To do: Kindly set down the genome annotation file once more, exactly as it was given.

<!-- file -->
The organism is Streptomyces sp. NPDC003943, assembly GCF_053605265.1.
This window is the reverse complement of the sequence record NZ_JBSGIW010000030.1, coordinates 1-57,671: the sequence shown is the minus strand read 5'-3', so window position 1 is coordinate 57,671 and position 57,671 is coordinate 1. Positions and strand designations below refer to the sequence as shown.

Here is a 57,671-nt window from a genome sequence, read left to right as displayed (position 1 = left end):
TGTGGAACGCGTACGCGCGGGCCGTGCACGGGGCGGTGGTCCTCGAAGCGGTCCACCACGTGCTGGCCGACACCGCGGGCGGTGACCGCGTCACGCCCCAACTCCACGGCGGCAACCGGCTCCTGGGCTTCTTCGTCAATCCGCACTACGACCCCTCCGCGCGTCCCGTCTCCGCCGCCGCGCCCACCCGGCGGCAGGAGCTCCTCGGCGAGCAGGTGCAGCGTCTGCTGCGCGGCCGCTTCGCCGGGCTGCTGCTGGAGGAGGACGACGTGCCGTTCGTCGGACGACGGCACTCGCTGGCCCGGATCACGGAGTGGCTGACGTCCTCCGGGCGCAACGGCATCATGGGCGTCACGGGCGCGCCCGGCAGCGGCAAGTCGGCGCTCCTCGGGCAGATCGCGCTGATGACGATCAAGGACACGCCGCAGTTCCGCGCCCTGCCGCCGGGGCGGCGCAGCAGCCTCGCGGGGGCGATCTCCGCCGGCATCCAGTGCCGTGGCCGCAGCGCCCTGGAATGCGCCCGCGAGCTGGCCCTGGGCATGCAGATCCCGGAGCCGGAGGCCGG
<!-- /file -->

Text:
The organism is Streptomyces sp. NPDC003943, assembly GCF_053605265.1.
This window is the reverse complement of the sequence record NZ_JBSGIW010000030.1, coordinates 1-57,671: the sequence shown is the minus strand read 5'-3', so window position 1 is coordinate 57,671 and position 57,671 is coordinate 1. Positions and strand designations below refer to the sequence as shown.

Here is a 57,671-nt window from a genome sequence, read left to right as displayed (position 1 = left end):
TGTGGAACGCGTACGCGCGGGCCGTGCACGGGGCGGTGGTCCTCGAAGCGGTCCACCACGTGCTGGCCGACACCGCGGGCGGTGACCGCGTCACGCCCCAACTCCACGGCGGCAACCGGCTCCTGGGCTTCTTCGTCAATCCGCACTACGACCCCTCCGCGCGTCCCGTCTCCGCCGCCGCGCCCACCCGGCGGCAGGAGCTCCTCGGCGAGCAGGTGCAGCGTCTGCTGCGCGGCCGCTTCGCCGGGCTGCTGCTGGAGGAGGACGACGTGCCGTTCGTCGGACGACGGCACTCGCTGGCCCGGATCACGGAGTGGCTGACGTCCTCCGGGCGCAACGGCATCATGGGCGTCACGGGCGCGCCCGGCAGCGGCAAGTCGGCGCTCCTCGGGCAGATCGCGCTGATGACGATCAAGGACACGCCGCAGTTCCGCGCCCTGCCGCCGGGGCGGCGCAGCAGCCTCGCGGGGGCGATCTCCGCCGGCATCCAGTGCCGTGGCCGCAGCGCCCTGGAATGCGCCCGCGAGCTGGCCCTGGGCATGCAGATCCCGGAGCCGGAGGCCGG